Now, let’s just talk about that for a minute: continuous delivery and continuous improvement. There are companies like Facebook, Twitter, and Apple that continually put out releases to their products. Have you ever had an app on your phone automatically update? Keep an eye on it. You’ll see the big players that I mentioned above all deliver continuous updates. This is important because this instills a trust into their consumers and members.

If you have one of these products and there’s a bug or an issue with it, you learn to trust that there will probably be a new release within the next few days. So before you complain, you’ll sit back and wait to see if it gets fixed. You can then install the new update as soon as it’s available.

However, what I’ve determined in the credit union world is that these releases are few and far between. If you have a mobile banking product or home banking product, it’s not likely that you will even push out yearly fixes. In fact, bi-annually would be good. So, how do you resolve this?

Well, continuous improvement and continuous delivery requires a separate project management track. It’s a different mindset. It uses agile, and because it does that it means that you’re going to continuously be pushing to put out new things.

Now, many of you are going to say, “Yes, but we are at the mercy of our vendors for these improvements.” I would argue that most vendors have improvements waiting in the wings for you right now. The challenge they have is getting on your schedule to get it out the door. However, if you knew that you were going to do a release every quarter, and you knew that you had a capacity within IT of X amount of hours, you could plan for that and you could always be continuously improving your world.

This would also help to restore trust. The distrust between the departments and IT that sometimes occurs is really synthetic. It’s not real because the reality of the situation is that IT wants to perform and deliver, and the department also wants to deliver. They’re put at odds because you’re trying to fit a round peg in a square hole.

The continuous improvement process allows the group that is iterating on the platforms you have to focus on those iterations. It also allows the groups that are instantiating new product, which by the way is much more far reaching, to focus there. It changes whole processes within your organization. It can change your call center and it can touch all areas, which is why these projects are so difficult. Think of a core conversion. Think of a home banking change.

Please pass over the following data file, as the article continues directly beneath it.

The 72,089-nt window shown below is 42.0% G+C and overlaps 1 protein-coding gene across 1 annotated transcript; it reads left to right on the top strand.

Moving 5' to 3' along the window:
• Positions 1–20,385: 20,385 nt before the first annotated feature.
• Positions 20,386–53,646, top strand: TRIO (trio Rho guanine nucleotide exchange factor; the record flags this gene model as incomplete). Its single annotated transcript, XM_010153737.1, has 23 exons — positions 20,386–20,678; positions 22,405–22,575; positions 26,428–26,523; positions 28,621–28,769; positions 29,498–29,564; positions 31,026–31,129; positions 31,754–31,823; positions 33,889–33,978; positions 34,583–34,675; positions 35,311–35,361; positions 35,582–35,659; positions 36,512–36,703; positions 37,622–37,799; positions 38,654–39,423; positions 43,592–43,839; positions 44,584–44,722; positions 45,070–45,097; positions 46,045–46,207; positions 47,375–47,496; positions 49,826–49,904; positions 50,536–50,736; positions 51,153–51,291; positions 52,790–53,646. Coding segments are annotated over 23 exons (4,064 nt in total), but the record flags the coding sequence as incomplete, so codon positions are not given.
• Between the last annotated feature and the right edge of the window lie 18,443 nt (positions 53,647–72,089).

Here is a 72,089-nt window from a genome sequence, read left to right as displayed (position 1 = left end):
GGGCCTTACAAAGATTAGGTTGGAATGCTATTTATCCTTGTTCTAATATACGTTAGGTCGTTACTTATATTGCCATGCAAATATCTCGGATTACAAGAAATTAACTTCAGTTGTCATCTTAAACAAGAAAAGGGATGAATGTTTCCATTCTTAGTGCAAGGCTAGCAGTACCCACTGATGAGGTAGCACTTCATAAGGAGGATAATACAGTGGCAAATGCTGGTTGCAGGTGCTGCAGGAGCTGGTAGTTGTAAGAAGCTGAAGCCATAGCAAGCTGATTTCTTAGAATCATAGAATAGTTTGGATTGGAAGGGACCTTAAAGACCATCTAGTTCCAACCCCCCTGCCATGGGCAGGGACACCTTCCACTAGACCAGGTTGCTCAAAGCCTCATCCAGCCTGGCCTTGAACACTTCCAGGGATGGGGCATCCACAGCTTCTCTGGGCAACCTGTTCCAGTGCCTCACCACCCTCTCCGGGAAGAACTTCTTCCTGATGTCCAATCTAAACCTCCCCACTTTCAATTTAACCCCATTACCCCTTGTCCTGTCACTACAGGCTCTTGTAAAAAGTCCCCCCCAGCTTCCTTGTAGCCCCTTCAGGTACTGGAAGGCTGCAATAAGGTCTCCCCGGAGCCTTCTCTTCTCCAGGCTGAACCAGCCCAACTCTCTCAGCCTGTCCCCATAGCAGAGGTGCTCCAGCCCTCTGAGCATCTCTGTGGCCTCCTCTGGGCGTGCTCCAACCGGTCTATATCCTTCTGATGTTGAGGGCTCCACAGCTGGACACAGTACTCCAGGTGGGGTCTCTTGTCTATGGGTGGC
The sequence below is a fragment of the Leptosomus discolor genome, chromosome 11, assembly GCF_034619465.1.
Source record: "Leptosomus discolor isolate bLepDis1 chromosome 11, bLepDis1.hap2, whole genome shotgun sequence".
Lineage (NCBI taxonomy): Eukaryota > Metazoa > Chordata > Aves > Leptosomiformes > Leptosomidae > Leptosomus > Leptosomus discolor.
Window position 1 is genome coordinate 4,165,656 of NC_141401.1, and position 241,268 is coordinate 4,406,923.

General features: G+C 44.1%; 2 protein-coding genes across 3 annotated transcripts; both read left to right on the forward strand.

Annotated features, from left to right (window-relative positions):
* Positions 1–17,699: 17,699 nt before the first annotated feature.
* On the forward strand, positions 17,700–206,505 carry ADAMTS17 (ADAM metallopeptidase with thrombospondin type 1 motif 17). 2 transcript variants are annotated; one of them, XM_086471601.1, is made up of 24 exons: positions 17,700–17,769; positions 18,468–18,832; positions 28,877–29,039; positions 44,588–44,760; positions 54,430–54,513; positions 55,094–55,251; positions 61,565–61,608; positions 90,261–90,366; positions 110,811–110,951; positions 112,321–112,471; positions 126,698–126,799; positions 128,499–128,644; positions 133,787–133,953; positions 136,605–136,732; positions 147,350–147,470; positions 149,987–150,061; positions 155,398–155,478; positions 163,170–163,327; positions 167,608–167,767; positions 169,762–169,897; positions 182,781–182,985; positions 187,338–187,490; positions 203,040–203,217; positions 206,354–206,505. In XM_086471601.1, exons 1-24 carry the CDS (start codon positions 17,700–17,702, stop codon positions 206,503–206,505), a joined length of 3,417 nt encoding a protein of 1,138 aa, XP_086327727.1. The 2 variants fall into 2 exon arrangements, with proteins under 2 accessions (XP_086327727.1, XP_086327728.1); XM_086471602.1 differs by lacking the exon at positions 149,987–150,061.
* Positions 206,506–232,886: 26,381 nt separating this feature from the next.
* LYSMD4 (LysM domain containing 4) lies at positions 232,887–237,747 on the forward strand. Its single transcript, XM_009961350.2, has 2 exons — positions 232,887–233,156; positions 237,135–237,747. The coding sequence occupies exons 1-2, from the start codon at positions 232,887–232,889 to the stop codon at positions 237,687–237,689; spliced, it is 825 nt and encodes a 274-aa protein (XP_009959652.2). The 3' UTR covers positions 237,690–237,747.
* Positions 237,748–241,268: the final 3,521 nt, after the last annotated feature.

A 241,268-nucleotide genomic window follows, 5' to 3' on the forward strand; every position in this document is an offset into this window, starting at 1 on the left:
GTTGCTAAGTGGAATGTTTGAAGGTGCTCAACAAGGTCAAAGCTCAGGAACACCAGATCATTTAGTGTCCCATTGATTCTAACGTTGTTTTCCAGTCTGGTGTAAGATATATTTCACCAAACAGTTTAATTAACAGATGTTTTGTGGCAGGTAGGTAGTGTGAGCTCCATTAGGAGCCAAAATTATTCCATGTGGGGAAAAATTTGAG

But something little like fixing a bug or adding a small new feature? You can learn to master the art of the little and do small releases. I would even recommend for most credit unions working toward a bi-annual release as your first step. You would see a tremendous improvement both in the relationships of your departments and your relationship with your members.

Once your membership learns to trust that you’re going to do regular releases, continuously deliver updates you won’t see the types of reviews that we typically see in iTunes. And, once the staff begins to trust that there absolutely will be a Phase Two, they will calm down as well, and IT will be happy.

What does this cost you? Well, it’s going to cost you some resources. It’s going to cost you some implementation time and some training time. That’s why here at BIG we have our digital strategy offering that includes guidance on continuous improvement and delivery. These are the kinds of things that we like to help credit unions with.

John Best

John Best

Financial technology service expert John Best crushes the reiterated maxim “thinking outside the box” to tiny particles, leveraging his lofty, yet proven, financial technology “innovativeness” for credit unions nationwide. Recently ... Web: Details